# OpenGL glNormal

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So I made a square composed of triangle strips and now I want to give it some lighting/shading. Can someone please explain to me why the heck I need to explicitly define the normals for every surface of my square? OpenGL already knows what is the front and backside of the triangles else it would not be able to do the backside culling. Also a triangle is ALWAYS in a plane. Can't it calculate the normals based on that information? Basicly why do i need to provide double information in this case. Its not a curved surface. Is there an easier way?

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Two examples:

A square, which has sharp edges. Lighting on this should be sharp and clear.

A sphere, which is rounded. Lighting on this should be smooth and continuous. There should be no jumping from light to dark.

Now, if openGL just assumes that all verticies should have a normal pointing directly away from the face, then the square will look right, but the sphere will also have sharp, discontinuous lighting (particularly if it has few triangles). On the other hand, if you specify the normals of the spheres so that OpenGL interpolates between the different normals for the verticies, it gets rid of the sharpness. You do this by giving verticies on the same triangle multiple, different normals. And, in the case of the sphere (and most other things), you give each vertex, regardless of which face it's being used as a corner of, the same normal. On the square, you give the same vertex different normals depending on which face you are using it in.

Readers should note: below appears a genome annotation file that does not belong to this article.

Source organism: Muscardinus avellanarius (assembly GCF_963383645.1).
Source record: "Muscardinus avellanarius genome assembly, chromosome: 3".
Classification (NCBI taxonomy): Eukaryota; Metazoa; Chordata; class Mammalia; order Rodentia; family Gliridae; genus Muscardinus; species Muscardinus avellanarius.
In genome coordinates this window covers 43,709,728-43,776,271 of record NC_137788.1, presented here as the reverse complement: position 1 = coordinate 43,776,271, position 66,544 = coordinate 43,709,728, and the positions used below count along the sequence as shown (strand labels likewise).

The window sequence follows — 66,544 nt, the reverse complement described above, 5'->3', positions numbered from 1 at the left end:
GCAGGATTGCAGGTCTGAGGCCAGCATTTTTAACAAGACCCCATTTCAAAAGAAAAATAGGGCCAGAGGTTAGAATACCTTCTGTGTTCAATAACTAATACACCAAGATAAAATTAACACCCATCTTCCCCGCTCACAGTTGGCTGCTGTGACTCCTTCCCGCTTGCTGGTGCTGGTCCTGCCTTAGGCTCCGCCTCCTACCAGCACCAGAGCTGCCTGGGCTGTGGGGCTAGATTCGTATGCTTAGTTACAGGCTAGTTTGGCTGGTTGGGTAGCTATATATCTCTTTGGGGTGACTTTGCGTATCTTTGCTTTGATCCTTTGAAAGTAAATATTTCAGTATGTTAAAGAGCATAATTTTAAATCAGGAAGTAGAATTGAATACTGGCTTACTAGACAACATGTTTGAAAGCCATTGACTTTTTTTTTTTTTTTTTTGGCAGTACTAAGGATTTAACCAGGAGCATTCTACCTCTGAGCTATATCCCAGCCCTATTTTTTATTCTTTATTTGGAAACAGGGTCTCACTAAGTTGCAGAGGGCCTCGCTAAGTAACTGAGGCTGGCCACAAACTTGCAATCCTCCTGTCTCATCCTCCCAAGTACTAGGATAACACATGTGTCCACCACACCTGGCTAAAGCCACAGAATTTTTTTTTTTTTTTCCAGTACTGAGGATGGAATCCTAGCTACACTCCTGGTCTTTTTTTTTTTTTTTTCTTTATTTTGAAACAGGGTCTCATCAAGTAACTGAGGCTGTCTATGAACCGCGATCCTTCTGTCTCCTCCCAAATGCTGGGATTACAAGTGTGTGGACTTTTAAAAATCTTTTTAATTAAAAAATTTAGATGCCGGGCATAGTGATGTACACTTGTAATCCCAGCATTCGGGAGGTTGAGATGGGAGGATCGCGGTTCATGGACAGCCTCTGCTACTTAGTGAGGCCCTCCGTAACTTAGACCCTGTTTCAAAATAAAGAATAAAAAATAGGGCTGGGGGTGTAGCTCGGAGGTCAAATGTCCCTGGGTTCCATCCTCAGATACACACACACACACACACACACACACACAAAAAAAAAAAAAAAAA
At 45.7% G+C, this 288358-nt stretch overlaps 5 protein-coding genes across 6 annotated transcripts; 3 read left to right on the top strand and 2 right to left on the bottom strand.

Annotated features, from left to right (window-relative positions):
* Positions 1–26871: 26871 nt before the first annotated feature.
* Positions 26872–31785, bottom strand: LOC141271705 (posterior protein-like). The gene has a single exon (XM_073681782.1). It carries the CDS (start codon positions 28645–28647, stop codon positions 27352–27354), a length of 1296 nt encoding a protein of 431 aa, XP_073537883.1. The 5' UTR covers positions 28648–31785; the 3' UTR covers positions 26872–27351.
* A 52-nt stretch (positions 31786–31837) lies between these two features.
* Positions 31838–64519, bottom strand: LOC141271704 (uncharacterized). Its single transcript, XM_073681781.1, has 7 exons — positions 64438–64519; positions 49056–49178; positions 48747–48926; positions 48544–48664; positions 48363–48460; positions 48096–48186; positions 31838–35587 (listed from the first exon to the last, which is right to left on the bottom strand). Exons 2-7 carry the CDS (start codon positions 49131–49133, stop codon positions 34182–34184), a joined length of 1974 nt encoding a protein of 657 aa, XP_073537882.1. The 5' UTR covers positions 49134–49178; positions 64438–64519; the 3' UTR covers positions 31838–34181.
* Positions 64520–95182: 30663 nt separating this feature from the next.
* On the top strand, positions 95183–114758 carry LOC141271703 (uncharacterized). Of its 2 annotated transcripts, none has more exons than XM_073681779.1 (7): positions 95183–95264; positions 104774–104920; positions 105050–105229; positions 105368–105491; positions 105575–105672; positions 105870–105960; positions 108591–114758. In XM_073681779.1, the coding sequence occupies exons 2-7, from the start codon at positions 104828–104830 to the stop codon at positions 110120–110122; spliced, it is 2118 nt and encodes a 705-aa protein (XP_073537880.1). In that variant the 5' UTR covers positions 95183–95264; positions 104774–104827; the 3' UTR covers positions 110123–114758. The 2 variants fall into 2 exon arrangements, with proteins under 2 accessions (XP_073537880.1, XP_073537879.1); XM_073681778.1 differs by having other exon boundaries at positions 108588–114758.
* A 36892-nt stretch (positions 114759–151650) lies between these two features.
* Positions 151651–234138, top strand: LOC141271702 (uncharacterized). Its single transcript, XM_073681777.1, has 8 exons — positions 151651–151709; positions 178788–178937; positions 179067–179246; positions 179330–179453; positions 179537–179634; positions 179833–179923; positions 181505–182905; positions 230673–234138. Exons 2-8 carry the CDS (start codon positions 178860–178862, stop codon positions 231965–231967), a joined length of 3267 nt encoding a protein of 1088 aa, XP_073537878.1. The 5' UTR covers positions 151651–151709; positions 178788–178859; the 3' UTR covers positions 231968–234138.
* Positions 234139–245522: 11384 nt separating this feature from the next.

To sum it up, if you couldn't specify normals, then everything would look much more like Darwinia. (Which is fine, if you want that look!)

[Edited by - Ezbez on November 1, 2008 1:53:54 PM]

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Thanks for the explanation and example, perfectly clear now :D

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